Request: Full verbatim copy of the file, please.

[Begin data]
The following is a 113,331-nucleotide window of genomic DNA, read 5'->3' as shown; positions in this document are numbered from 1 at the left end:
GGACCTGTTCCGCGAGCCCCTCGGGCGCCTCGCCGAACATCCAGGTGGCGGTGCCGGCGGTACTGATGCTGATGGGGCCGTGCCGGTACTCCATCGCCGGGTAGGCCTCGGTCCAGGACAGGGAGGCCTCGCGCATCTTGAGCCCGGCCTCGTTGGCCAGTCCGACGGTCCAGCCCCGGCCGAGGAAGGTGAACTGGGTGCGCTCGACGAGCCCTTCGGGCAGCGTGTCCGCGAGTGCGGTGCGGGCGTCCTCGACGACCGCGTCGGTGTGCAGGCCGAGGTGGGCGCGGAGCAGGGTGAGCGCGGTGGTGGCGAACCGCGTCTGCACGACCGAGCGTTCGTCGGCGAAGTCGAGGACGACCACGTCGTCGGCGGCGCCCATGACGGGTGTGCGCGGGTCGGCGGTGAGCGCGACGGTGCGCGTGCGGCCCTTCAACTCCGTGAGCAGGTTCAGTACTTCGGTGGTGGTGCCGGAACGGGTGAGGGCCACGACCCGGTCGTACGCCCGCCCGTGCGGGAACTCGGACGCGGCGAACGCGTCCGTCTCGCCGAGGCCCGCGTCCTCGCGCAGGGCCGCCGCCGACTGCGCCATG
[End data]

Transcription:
The following is a 113,331-nucleotide window of genomic DNA, read 5'->3' as shown; positions in this document are numbered from 1 at the left end:
GGACCTGTTCCGCGAGCCCCTCGGGCGCCTCGCCGAACATCCAGGTGGCGGTGCCGGCGGTACTGATGCTGATGGGGCCGTGCCGGTACTCCATCGCCGGGTAGGCCTCGGTCCAGGACAGGGAGGCCTCGCGCATCTTGAGCCCGGCCTCGTTGGCCAGTCCGACGGTCCAGCCCCGGCCGAGGAAGGTGAACTGGGTGCGCTCGACGAGCCCTTCGGGCAGCGTGTCCGCGAGTGCGGTGCGGGCGTCCTCGACGACCGCGTCGGTGTGCAGGCCGAGGTGGGCGCGGAGCAGGGTGAGCGCGGTGGTGGCGAACCGCGTCTGCACGACCGAGCGTTCGTCGGCGAAGTCGAGGACGACCACGTCGTCGGCGGCGCCCATGACGGGTGTGCGCGGGTCGGCGGTGAGCGCGACGGTGCGCGTGCGGCCCTTCAACTCCGTGAGCAGGTTCAGTACTTCGGTGGTGGTGCCGGAACGGGTGAGGGCCACGACCCGGTCGTACGCCCGCCCGTGCGGGAACTCGGACGCGGCGAACGCGTCCGTCTCGCCGAGGCCCGCGTCCTCGCGCAGGGCCGCCGCCGACTGCGCCATG